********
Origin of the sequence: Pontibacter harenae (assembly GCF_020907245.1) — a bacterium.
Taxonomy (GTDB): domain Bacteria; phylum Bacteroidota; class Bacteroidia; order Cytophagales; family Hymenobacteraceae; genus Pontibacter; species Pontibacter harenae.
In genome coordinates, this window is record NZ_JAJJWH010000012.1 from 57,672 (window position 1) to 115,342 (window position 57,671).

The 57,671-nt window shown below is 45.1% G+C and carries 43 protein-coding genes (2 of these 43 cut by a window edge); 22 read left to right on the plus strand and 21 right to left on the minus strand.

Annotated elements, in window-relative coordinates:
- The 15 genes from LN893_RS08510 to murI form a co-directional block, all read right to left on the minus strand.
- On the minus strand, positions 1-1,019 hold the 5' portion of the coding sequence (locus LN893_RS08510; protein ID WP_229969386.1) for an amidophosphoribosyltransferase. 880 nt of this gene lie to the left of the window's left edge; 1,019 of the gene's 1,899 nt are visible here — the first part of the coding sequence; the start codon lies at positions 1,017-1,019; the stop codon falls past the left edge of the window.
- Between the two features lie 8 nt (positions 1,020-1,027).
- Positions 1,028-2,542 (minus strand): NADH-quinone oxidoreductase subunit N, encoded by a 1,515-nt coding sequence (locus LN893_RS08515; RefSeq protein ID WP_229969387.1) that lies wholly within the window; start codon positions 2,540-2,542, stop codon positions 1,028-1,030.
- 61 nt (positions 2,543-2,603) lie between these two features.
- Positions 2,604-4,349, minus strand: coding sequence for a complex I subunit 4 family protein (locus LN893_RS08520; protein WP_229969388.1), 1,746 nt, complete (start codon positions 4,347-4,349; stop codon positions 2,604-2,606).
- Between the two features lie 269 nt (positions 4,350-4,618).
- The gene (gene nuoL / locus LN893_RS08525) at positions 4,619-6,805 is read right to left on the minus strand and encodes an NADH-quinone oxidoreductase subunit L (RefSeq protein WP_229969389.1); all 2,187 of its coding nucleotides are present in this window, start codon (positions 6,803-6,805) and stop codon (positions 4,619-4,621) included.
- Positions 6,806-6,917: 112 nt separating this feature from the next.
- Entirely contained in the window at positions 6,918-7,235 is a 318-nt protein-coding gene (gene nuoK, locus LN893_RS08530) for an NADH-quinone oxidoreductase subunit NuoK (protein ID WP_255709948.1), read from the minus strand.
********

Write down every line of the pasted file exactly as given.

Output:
Origin of the sequence: Pontibacter harenae (assembly GCF_020907245.1) — a bacterium.
Taxonomy (GTDB): domain Bacteria; phylum Bacteroidota; class Bacteroidia; order Cytophagales; family Hymenobacteraceae; genus Pontibacter; species Pontibacter harenae.
In genome coordinates, this window is record NZ_JAJJWH010000012.1 from 57,672 (window position 1) to 115,342 (window position 57,671).

The 57,671-nt window shown below is 45.1% G+C and carries 43 protein-coding genes (2 of these 43 cut by a window edge); 22 read left to right on the plus strand and 21 right to left on the minus strand.

Annotated elements, in window-relative coordinates:
- The 15 genes from LN893_RS08510 to murI form a co-directional block, all read right to left on the minus strand.
- On the minus strand, positions 1-1,019 hold the 5' portion of the coding sequence (locus LN893_RS08510; protein ID WP_229969386.1) for an amidophosphoribosyltransferase. 880 nt of this gene lie to the left of the window's left edge; 1,019 of the gene's 1,899 nt are visible here — the first part of the coding sequence; the start codon lies at positions 1,017-1,019; the stop codon falls past the left edge of the window.
- Between the two features lie 8 nt (positions 1,020-1,027).
- Positions 1,028-2,542 (minus strand): NADH-quinone oxidoreductase subunit N, encoded by a 1,515-nt coding sequence (locus LN893_RS08515; RefSeq protein ID WP_229969387.1) that lies wholly within the window; start codon positions 2,540-2,542, stop codon positions 1,028-1,030.
- 61 nt (positions 2,543-2,603) lie between these two features.
- Positions 2,604-4,349, minus strand: coding sequence for a complex I subunit 4 family protein (locus LN893_RS08520; protein WP_229969388.1), 1,746 nt, complete (start codon positions 4,347-4,349; stop codon positions 2,604-2,606).
- Between the two features lie 269 nt (positions 4,350-4,618).
- The gene (gene nuoL / locus LN893_RS08525) at positions 4,619-6,805 is read right to left on the minus strand and encodes an NADH-quinone oxidoreductase subunit L (RefSeq protein WP_229969389.1); all 2,187 of its coding nucleotides are present in this window, start codon (positions 6,803-6,805) and stop codon (positions 4,619-4,621) included.
- Positions 6,806-6,917: 112 nt separating this feature from the next.
- Entirely contained in the window at positions 6,918-7,235 is a 318-nt protein-coding gene (gene nuoK, locus LN893_RS08530) for an NADH-quinone oxidoreductase subunit NuoK (protein ID WP_255709948.1), read from the minus strand.